Can I freeze beer to cook with later?
I am planning on making beer bread tomorrow and I'll have 150ml of beer left over. As I don't like to drink beer and it's kind of expensive to by it here (over $5 for this bottle) I'm wondering if I can just freeze it in a small container and use it to make bread again in the near future? I'm not sure if the freezing of the beer will mean it wont work when making bread.
Thanks everyone for your help. I had plan to pour any left over beer into a ziplock bag. I do the same thing with red wine and it's fine. I like the idea of adding seltzer instead of H20 if using the frozen beer in future cooking. And yes this bread is a yeast risen bread. Hope it turns out well.
I'm not quite sure why so many people are assuming the OP will be freezing the beer in its original bottle. As noted, it isn't a good idea to freeze any liquid in a sealed glass bottle because the liquid will expand. Just pour the leftover beer into a tupperware or ziplock bag or old yogurt container and freeze away.
As far as making bread with it goes, you will lose the carbonation and any effect it causes in the bread. It will still add flavour, though, so if you don't mind your bread being slightly denser than normal, you can still use it. Or, as someone else suggested, you can use seltzer for the fizz and replace some of the water called for in the recipe with the flat beer, so you still have the proper taste.
There are a ton of other uses for beer, however, where flatness doesn't matter. I often use it to add flavour to chilies or stews or in marinades or homemade BBQ sauces.
Yikes! I can hardly imagine the cries of pain this question would have caused if you'd asked it over on the Beer board! Yes, beer will explode when frozen - any liquid in a container will explode when completely frozen because it will expand. Unfortunately I have accidentally exploded more than one beer since I sometimes put warm ones into the freezer to cool, and then forget about them.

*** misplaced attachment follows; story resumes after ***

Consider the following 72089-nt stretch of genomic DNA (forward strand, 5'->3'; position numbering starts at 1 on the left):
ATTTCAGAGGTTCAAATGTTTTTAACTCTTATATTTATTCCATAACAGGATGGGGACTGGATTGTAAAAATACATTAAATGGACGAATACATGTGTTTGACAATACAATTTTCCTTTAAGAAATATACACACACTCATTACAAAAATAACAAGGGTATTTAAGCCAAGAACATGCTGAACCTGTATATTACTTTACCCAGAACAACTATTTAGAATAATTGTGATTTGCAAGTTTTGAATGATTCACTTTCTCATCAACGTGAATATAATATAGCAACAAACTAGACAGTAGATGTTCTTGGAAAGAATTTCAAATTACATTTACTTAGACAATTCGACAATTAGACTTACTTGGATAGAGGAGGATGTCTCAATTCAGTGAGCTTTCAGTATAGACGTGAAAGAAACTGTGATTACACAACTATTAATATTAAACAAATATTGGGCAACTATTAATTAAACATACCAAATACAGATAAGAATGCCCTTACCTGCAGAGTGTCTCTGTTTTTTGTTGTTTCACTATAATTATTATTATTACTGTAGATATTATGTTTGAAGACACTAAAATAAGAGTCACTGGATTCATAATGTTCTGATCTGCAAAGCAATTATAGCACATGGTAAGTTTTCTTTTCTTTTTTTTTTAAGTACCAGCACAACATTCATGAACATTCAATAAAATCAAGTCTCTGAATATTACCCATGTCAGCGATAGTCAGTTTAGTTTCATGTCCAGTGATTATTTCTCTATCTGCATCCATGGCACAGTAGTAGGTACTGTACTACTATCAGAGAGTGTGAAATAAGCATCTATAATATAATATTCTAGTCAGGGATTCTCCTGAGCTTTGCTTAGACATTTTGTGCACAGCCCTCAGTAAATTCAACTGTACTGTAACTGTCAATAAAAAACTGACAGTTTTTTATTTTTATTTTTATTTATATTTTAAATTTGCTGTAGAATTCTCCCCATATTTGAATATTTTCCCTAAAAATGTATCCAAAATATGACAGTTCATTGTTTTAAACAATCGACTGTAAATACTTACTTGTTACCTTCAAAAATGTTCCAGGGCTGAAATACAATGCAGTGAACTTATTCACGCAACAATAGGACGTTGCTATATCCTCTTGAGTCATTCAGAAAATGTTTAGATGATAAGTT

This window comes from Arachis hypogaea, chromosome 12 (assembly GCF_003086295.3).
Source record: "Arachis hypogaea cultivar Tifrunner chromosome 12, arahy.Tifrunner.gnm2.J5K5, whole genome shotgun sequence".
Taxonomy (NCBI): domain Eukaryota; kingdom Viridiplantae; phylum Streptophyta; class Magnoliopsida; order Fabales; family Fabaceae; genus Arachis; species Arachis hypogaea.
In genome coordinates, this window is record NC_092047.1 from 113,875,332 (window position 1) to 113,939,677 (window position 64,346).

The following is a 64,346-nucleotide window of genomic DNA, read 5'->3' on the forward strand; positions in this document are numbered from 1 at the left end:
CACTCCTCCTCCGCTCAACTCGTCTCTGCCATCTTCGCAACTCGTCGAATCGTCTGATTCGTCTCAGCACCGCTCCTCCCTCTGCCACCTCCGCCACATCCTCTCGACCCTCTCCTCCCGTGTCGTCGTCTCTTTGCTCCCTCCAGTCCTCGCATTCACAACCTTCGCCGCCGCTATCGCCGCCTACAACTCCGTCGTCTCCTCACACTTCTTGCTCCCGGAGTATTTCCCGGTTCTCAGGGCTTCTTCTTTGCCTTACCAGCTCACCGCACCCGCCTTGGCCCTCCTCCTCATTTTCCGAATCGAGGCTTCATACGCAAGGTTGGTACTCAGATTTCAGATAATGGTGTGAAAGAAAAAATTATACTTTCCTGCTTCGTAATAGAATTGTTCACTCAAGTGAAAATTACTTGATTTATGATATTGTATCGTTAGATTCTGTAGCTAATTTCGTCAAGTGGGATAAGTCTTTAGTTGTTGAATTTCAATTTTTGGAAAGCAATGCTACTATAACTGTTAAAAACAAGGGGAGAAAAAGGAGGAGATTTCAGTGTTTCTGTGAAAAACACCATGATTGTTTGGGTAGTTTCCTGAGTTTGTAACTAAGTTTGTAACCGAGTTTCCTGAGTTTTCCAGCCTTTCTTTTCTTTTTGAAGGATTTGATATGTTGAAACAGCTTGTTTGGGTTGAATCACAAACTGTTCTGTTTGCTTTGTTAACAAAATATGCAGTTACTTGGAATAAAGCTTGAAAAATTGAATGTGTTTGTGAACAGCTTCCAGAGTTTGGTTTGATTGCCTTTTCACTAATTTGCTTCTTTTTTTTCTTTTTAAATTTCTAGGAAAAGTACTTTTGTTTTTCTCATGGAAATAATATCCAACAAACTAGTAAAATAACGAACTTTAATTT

Also, even if it just partially freezes without exploding, it will go flat. If you're using it for a beer batter (like for fish and chips) it won't work, since the carbonation is necessary. In fact if you don't like beer you can always use seltzer water for a "Baptist beer batter." Also my understanding was that for beer bread the beer is used for the same reason - because the carbonation aerates the dough, so I would think you wouldn't want it in that case either.
I also sometimes will refrigerate an opened beer that has gotten warm and drink it later. In general I haven't had good experiences with keeping it more than 36 hours or so. The carbonation will stay for about 48 hours but I think it begins to taste stale and odd, a little sour.
Yes, freezing beer for cooking works just fine. Flatness is irrelevant for cooking, but as Roland Parker alludes to, you wouldn't want to put an unopened glass bottle in the freezer. Water expands when it freezes so the bottle might crack apart. (Likewise, whatever you store your leftovers in, leave enough room for expansion.)
I doubt the beer is doing anything in the bread that will be hurt by freezing it, it's probably just providing flavor and maybe a bit of carbs. Speculating wildly, even if it's unpasteurized beer and you're using it for some residual yeast, yeast survives freezing just fine.
Might be worth a try--can't hurt! I regularly save leftover red wine and freeze it (transferring to another jar). It's nice not to have to open another bottle every time I want to add a half cup or cup of wine to a stew, a chili, or a sauce! It thaws overnight in the refrigerator.
The other respondents (RolandParker and gmm) both rightly mention some good points--beer going flat and whether you are using the beer for flavor or carbonation. For flavor, the flatness probably isn't going to be an issue.
I don't drink beer either, but once in a while I'll buy a large bottle or can to use in beer batter. If there's a significant quantity left over, I just put a sandwich bag over it and put a rubber band around it and store it in the fridge. I'm not sure what the maximum time is, but it does seem to last quite a long time. I would think in a bread recipe, it's there more for flavor than for the carbonation, but I could be wrong. I'm sure others will provide some more feedback.